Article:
The Art of Attractions - July 2018

COURTESY OF B. DEREK SHAW

Still Wild After All These Years

by Arthur Levine

One of the many things I love about this industry is its simultaneous embrace of the old and the new. 

From the very beginning, our industry has showcased innovations such as the Ferris wheel that reflected the Industrial Age at the World’s Columbian Exposition and the dazzling electric lights that illuminated early 20th-century trolley parks. With virtual reality, drone shows, and other razzle-dazzle, parks continue to serve as proving grounds for of-the-moment technology.

As IAAPA marks its 100th anniversary, it’s worth noting that many of today’s parks also draw on their long histories and cherish the past. Guests enjoy visiting Disneyland as much for the simple joy of going airborne with “Dumbo the Flying Elephant” as they do exploring hyperspace aboard “Star Tours.” Classic attractions such as “Dumbo” offer reassurance and transport older guests back to their childhoods. They also help connect families by fostering and melding memories that have spanned generations.

COURTESY OF B. DEREK SHAWClassic attractions are not necessarily treasured for their storied histories alone. Take “The Wild One” at Six Flags America in Upper Marlboro, Maryland, for example. Sure, by their very nature, wooden coasters can invoke the past. But a ride on “The Wild One” remains as vital today as it did when it opened—101 years ago.

It is still a rite of passage for budding coaster fans to tackle a major thrill machine. Zipping along at 53 mph and enduring the G-forces of its, well, wild elements, “The Wild One’s” passengers aren’t merely reminiscing in a haze of nostalgia. They are in the moment and likely screaming with delight.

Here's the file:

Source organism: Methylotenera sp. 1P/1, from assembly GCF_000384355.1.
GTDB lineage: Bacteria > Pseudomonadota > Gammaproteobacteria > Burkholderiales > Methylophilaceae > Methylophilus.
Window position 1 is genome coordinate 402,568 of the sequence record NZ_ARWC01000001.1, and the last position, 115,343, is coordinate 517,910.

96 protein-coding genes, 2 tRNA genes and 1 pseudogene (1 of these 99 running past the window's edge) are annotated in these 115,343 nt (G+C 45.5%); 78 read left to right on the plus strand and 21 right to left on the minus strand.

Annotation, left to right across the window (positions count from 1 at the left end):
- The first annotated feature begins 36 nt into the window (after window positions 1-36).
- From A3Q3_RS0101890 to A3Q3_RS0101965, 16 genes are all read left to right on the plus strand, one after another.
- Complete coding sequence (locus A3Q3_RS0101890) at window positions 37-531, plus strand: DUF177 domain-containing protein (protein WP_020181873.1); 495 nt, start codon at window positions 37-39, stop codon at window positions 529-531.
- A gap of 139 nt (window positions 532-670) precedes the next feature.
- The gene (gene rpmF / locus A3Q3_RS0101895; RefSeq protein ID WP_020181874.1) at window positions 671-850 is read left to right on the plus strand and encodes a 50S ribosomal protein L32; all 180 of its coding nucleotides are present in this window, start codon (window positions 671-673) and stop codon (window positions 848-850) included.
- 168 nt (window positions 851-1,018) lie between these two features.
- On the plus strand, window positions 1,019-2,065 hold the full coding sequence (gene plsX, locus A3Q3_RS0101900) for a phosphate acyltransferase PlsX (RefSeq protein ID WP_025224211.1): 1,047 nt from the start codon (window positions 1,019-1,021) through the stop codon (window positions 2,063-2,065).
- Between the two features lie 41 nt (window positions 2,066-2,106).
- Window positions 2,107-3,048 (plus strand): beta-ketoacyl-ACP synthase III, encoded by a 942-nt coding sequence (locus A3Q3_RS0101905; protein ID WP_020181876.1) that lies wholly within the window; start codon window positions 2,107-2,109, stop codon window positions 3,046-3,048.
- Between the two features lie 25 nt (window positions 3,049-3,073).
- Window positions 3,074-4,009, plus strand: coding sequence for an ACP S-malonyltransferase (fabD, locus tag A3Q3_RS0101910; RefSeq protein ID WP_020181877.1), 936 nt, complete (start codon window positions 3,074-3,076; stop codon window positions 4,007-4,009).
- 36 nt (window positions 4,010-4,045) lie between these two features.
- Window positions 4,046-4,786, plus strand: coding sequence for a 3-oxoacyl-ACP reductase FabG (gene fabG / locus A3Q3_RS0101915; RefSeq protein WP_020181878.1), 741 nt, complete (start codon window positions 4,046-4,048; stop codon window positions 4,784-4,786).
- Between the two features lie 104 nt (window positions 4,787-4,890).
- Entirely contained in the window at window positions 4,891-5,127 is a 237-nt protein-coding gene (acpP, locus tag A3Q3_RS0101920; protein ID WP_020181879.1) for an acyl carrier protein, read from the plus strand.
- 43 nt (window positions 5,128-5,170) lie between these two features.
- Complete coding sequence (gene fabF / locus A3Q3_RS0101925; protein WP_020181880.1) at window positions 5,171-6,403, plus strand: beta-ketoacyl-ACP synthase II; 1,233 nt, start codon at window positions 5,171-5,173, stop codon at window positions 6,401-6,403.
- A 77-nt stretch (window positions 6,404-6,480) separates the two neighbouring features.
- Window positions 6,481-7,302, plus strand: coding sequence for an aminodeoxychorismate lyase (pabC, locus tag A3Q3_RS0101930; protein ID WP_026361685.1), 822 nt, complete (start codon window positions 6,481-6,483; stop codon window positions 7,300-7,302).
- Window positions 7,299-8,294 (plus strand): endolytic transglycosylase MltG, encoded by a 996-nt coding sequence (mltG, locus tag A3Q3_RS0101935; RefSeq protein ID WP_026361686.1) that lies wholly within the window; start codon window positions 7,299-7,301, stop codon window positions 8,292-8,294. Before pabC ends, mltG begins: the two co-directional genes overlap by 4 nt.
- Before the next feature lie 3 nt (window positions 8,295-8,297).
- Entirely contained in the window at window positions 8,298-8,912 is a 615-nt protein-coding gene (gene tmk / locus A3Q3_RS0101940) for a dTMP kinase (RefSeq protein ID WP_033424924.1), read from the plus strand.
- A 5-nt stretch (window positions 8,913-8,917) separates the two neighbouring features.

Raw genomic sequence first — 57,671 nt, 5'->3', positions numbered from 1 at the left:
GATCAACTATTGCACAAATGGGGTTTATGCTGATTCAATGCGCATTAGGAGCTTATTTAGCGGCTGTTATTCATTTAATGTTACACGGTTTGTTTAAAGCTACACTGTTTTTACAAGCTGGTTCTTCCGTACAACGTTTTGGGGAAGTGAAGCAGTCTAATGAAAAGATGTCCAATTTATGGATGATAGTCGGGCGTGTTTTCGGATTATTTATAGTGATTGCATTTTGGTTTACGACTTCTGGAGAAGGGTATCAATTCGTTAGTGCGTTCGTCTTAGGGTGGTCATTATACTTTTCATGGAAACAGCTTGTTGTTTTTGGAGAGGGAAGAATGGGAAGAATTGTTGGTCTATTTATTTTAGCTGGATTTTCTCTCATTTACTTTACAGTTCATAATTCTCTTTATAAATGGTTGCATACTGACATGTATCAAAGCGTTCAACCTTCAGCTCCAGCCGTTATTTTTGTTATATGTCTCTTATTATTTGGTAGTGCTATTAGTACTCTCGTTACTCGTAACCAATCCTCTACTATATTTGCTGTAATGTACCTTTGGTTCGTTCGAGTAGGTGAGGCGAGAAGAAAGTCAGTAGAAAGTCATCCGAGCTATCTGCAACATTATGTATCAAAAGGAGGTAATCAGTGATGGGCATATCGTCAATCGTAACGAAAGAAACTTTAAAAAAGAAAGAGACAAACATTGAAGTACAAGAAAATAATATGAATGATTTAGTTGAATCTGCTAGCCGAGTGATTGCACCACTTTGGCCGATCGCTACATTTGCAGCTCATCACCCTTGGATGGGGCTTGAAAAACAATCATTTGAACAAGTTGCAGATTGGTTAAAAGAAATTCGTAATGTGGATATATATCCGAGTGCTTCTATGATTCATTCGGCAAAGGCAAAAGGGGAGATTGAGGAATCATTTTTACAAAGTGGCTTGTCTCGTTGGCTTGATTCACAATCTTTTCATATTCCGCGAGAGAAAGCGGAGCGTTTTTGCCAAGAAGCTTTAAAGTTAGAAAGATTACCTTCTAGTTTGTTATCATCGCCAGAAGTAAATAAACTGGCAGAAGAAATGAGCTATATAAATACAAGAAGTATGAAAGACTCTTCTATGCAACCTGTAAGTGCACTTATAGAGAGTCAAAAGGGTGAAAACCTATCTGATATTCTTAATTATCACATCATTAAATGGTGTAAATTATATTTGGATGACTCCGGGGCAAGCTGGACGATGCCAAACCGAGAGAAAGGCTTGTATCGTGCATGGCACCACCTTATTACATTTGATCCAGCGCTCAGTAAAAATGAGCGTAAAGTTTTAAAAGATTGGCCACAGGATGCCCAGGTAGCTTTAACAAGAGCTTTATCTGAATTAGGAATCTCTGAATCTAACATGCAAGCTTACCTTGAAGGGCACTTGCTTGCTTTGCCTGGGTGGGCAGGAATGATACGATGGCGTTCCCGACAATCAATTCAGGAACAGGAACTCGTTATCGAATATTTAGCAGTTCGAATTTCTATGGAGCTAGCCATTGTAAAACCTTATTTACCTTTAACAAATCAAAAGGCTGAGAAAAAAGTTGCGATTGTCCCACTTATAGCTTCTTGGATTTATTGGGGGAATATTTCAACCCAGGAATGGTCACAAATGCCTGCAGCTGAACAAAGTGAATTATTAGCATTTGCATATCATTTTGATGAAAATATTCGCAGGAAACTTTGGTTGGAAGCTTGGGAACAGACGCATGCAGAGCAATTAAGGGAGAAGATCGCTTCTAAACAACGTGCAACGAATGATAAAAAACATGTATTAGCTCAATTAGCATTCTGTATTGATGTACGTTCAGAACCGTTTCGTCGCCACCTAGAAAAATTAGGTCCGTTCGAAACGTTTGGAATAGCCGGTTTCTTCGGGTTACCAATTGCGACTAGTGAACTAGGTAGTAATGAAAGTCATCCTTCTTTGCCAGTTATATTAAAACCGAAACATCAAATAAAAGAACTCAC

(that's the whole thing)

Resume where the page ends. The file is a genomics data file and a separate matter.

One year older than IAAPA, the historic “Wild One” has a unique history. It debuted in 1917 at Paragon Park in Hull, Massachusetts. “The Giant Coaster,” as it was first named, was the featured attraction until the beachfront park closed in 1984. Wild World, later rebranded as Adventure World, the Maryland park now known as Six Flags America, resurrected the John Miller-designed ride and reopened it in 1986. It remains a highlight to this day.

There are many other examples of antique attractions that still bring great joy, including vintage carousels (especially ones with ring machines, such as “Flying Horses” on Martha’s Vineyard), midcentury bumper cars like the ones at Knoebels, and classic dark rides such as the “Whacky Shack” at Waldameer. While Paragon Park and far too many other seaside parks have shuttered, there are still places like Brooklyn’s Coney Island and the Santa Cruz Beach Boardwalk where visitors can revel in the past and have contemporary fun.

It is an axiom in this business that parks need to reinvest and reinvent themselves to stay fresh and keep the turnstiles clicking. It’s true. However, it’s equally true that parks should preserve and celebrate their histories.

I’ll see you at the parks. I’ll be the one taking a spin on the carousel—and hopefully grabbing the brass ring.


A lifelong park fanatic, Arthur Levine has been writing newspaper and magazine travel features about the industry he loves since 1992. He’s been the Theme Parks Expert at TripSavvy.com (formerly About.com) since 2002, and is a regular contributor for USA Today.